Of course, HD voice paves the way for the newest cutting edge telecommunications system: voice-over LTE or voLTE. As the name suggests, voLTE relies on the wide spectrum of LTE broadband to facilitate voice calling, meaning that calls are not only clearer and more stable but also that voice calling between two mobile phones is seamless. Though MetroPCS has announced voLTE deployment by the end of this year for its 9 million subscribers, the sparse level of coverage means that the U.S. will be unable to produce nationwide voLTE technology for a few years.
This is disheartening because, unsurprisingly, voLTE is making full deployment roll-outs in South Korea and Japan. Just this past month, South Korea began offering its voLTE services with the debut of the service-compatible Samsung Galaxy S III. Japan should not be too far behind, as popular service and LTE pioneer NTT DOCOMO is expected to make a quick move on voLTE soon.
This is just a slice of the disparity the U.S. is facing in mobile telecoms. At this point, it seems like it’s all too little too late.
Why it’s missing
Our fall from the top of the heap in the telecommunications world can actually be boiled down into some common themes, but the multifactorial problem our structure has made is particularly sticky to get out of. In order for America to become dominant again, some major changes need to be made.
One of the biggest problems facing the U.S. telecommunication industry is the lack of competition. The two companies that hold the lion’s share of mobile subscribers –Verizon with 108.7 million subscribers and AT&T with 108.3 million — each hold more than the next three biggest carriers combined. As a result, the lack of competition means that there’s less push to offer more to the customers. Verizon has put delays on voLTE deployment already until at least 2013, indicating that there’s “no rush” to begin the process. In contrast, the 40% of the EU market that has HD voice reported to GSA that competition is one of the biggest reasons why new technology was implemented. Go figure.
In addition to the general laziness of private enterprise, there is considerably less of a priority for any sort of mobile or broadband expansion from the government sector. While the Federal Communications Commission (FCC) has been setting goals for new innovations and nationwide deployment since the Telecommunications Act of 1996, little headway has been made in actually realizing those dreams. For example, earlier this September the FCC halted plans to roll out LTE for public-safety communications such as those used by emergency services and the fire department due to funding issues. And, while meager sums are doled out to push 3G coverage above the 92% mark, it all seems to be done without much fanfare or enthusiasm. In the midst of a partisan government set on governmental cuts, it seems that the focus on telecommunications build-out will only wither more.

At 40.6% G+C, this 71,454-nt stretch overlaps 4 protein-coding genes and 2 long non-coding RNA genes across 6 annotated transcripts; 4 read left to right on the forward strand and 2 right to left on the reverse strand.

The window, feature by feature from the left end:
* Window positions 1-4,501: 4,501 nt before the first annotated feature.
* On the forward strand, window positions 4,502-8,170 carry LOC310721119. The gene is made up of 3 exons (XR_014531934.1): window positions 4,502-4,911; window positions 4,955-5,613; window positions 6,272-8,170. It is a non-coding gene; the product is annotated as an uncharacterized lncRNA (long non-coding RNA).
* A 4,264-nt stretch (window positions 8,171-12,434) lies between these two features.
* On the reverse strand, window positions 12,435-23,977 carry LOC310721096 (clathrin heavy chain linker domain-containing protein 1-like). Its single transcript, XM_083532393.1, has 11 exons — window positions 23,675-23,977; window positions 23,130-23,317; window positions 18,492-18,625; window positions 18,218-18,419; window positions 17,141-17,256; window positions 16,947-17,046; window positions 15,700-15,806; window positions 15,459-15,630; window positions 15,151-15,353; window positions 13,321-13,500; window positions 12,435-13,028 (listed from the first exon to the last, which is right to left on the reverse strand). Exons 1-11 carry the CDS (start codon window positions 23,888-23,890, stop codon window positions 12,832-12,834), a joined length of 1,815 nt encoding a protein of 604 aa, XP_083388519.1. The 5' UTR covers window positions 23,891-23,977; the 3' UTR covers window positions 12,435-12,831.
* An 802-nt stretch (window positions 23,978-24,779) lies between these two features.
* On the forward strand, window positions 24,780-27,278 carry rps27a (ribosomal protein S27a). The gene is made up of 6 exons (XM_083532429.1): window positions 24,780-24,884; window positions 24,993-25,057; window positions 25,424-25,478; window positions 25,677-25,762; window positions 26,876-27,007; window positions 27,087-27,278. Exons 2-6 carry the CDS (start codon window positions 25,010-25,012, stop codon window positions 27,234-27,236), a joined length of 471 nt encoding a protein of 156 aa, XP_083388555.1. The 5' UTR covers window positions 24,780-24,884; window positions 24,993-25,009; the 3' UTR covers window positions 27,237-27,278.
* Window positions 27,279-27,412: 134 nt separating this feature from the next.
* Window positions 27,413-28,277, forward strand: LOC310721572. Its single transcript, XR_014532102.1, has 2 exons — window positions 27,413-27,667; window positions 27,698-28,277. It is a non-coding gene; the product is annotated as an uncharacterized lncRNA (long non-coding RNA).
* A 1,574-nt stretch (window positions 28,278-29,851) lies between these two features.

Finally, the worst problem is that telecommunications in the U.S. is a severely limited resource. There are only so many spectrums available for use with the current broadband infrastructure that many companies jockey for just a small piece of the action. Because of this, the FCC can be more prudent and hesitant, leading to less innovation and further stalling. There just isn’t enough to support the growing number of cell phone subscribers, and without upgrades to the system at large, the country will continue to lag behind smaller nations in the Pacific Rim.
All of these problems interact with each other, and are a result of years of neglect and misuse. The U.S. is ultimately setting itself up to be left in the dust with mobile communications, and the consumers are feeling it in dropped calls, data caps and increasing bills.
Is there a solution?
The answer to this header is both yes and no. The distilled answer isn’t that hard to comprehend: until the U.S. makes telecommunications development a priority, the country will continue to be late to the show in both new technologies and full coverage. In many ways, mobile broadband deployment is beginning to mirror the Space Race of the ’60s. Except this time, no one cares.
This can be solved with not only more stringent attention to telecommunications as a mode of innovation, but also in regulation of big business. With more than 216 million citizens subscribed to the two biggest carriers in town (this writer included), both AT&T and Verizon hold the keys to the kingdom. It will take another round of monopoly-busting to get competition moving again, which all in all may not be a bad thing.
Until then, take the small victories while you can, and remember that South Korea has tons more going for it than good food and Gangnam Style.